Music

Spectacle: Elvis Costello With Tony Bennett (Episode 5)

Spectacle

Airtime: Wednesdays, 9pm
Length: 60
Subtitle: Elvis Costello With...
Network: Sundance Channel
First date: 2008-12-03
US release date: 2008-12-03
Website
Amazon

Nu-progressive types beware! At first blush, Tony Bennett can seem to be a crotchety old traditionalist, harshly critical of any popular music trend that flirts outside the pages of the Great American Songbook. During his appearance on Elvis Costello's weekly Spectacle show (Wednesdays at 9pm EST/PST on the Sundance Channel), Bennett faults contemporary music for its emphasis on banging and clanging (there's "too many drums...instead of harmony and melody," he explains, adding, "and they're all screaming!"), recalls a time when "the audience was so with the music," and deems Porter, Gershwin, Ellington, Mercer, and Arlen as "America's greatest ambassadors." He even performs Kern and Mercer's "I'm Old Fashioned" to underscore his position, for anyone still unsure on where Bennett stands.

OK, so first of all, dude's got a point -- seriously, who today is writing songs as intellectually and emotionally complex as Cole Porter? Is there a modern-day composer who can challenge Duke Ellington's prolific and eclectic output? Are songs still capable of transcending music to become cultural clichés in our very lexicon? (And no, I don't think "Drop it like it's hot" is a worthy challenger.)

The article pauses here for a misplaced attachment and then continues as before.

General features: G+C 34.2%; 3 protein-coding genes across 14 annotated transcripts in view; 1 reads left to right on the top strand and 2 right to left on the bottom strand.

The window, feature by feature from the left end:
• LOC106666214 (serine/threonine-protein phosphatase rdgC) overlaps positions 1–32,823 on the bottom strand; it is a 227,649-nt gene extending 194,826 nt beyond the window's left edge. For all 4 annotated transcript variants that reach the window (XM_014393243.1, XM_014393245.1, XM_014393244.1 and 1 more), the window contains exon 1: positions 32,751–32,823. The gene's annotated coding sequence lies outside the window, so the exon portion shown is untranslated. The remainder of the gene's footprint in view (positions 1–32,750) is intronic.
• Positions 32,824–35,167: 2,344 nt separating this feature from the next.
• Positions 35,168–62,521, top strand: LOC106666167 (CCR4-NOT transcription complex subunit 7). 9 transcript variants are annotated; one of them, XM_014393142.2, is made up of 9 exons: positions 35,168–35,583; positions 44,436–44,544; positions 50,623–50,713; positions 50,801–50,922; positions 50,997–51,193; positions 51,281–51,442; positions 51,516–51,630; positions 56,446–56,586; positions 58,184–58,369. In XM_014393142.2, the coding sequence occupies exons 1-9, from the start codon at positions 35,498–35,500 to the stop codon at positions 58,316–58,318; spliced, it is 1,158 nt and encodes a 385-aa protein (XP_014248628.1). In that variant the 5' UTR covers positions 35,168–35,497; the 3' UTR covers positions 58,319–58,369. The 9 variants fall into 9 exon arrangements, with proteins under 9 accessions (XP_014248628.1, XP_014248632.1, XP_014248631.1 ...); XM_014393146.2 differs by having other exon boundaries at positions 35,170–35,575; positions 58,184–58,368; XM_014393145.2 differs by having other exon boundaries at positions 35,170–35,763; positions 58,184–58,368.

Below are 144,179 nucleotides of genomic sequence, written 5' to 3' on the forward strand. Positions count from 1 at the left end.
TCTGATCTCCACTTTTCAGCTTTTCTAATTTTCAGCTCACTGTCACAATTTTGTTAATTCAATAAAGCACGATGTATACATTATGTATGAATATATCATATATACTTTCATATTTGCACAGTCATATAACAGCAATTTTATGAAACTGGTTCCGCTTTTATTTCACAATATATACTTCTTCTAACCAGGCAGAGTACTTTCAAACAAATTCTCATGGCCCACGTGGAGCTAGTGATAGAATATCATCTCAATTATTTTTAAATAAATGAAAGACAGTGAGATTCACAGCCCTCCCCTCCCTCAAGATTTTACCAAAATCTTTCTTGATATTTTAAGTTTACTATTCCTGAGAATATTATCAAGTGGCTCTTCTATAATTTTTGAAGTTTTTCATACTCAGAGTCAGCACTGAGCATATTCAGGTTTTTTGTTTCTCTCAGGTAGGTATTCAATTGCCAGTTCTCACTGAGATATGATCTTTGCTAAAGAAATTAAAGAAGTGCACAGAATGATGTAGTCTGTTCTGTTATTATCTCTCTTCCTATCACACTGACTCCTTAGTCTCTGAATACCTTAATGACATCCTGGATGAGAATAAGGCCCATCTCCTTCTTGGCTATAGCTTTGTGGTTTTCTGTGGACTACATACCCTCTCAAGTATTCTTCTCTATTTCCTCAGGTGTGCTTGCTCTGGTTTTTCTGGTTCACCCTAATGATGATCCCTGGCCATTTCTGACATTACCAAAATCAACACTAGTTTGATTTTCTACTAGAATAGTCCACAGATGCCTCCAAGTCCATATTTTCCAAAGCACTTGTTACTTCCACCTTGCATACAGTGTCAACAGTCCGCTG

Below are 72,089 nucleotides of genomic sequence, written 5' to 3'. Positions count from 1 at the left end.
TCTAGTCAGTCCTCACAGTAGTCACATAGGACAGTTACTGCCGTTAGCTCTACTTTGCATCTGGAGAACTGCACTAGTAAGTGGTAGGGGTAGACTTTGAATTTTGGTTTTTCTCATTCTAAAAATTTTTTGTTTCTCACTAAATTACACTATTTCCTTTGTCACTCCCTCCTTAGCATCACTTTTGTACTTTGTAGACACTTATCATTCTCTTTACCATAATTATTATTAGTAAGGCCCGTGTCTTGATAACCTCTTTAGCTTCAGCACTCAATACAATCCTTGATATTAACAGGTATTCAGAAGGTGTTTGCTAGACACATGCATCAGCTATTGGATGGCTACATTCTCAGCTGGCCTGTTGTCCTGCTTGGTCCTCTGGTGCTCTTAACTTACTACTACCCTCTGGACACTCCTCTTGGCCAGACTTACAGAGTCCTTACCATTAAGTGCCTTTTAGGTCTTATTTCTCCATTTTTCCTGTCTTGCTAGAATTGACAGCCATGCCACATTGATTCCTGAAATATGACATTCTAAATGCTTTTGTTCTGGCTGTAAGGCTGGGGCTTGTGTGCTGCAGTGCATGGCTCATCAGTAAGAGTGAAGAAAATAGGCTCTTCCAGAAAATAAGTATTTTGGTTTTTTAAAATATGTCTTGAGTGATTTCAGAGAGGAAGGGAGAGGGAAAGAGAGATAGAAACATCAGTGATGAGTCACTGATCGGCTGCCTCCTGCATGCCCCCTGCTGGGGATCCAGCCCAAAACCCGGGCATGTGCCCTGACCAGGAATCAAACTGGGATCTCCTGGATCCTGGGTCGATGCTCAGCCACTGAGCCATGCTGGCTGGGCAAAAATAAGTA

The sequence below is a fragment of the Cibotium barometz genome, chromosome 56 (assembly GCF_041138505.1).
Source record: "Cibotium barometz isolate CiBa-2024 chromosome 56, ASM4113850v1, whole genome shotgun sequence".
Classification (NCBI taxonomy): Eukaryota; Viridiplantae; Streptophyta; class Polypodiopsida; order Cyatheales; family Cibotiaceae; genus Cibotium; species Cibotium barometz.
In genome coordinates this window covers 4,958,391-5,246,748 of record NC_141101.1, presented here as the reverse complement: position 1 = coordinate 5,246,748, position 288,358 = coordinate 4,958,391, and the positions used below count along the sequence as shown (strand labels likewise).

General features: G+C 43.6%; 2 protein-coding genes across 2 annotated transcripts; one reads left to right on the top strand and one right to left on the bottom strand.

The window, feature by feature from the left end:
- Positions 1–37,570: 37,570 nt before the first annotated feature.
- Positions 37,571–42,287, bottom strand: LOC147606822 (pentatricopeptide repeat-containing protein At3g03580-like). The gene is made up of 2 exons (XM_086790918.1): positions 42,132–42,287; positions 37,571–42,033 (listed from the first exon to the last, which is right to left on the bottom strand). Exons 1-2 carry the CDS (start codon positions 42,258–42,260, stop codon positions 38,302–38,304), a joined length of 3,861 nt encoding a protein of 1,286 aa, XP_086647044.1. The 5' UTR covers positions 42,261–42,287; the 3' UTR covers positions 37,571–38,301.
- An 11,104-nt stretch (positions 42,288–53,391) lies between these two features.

Furthermore, Bennett is more a disciple of good music than he is a harbinger of music's graduating waywardness. We see it in how he crosses genre lines for a quality tune -- take his 1951 interpretation of Hank Williams' "Cold, Cold Heart", for instance. (Costello opens the episode with a cover of the song; accompanied only by Tony Garnier on stand-up bass, his vocal is surprisingly restrained and choked-up, perhaps the most nuanced he's delivered on the program thus far. In introducing Bennett, Costello opines that the Great American Songbook is big enough for both Hank Williams and Tony Bennett, defeating the idea of old-music elitism -- and, perhaps, of Bennett as the crotchety traditionalist.) Bennett recalls receiving a phone call from Williams after his version went to number one: "What's the idea, ruining my song?" Williams reportedly joked.

Bennett's got pockets full of great quotes and quips and stories like this, anecdotes involving Hank Williams and Ella Fitzgerald and Martin Luther King, Jr. He's a quick wit, too, constantly deflating Costello's "serious" intellectualizing with a funny retort. (When Costello declares, "My father [singer and trumpeter Ross MacManus] is still a better singer than I," Bennett quickly responds, "I know!") So it's fitting when he spontaneously drags Costello's wife, jazz singer Diana Krall, from the audience to accompany him on Harold Arlen's "I've Got the World on a String". Krall, who has been shown sitting in the audience on virtually episode of the show, seems genuinely surprised and humbled, which makes the moment all the more enjoyable -- two lovers of standards jumping headfirst into it, making something new out of something old.

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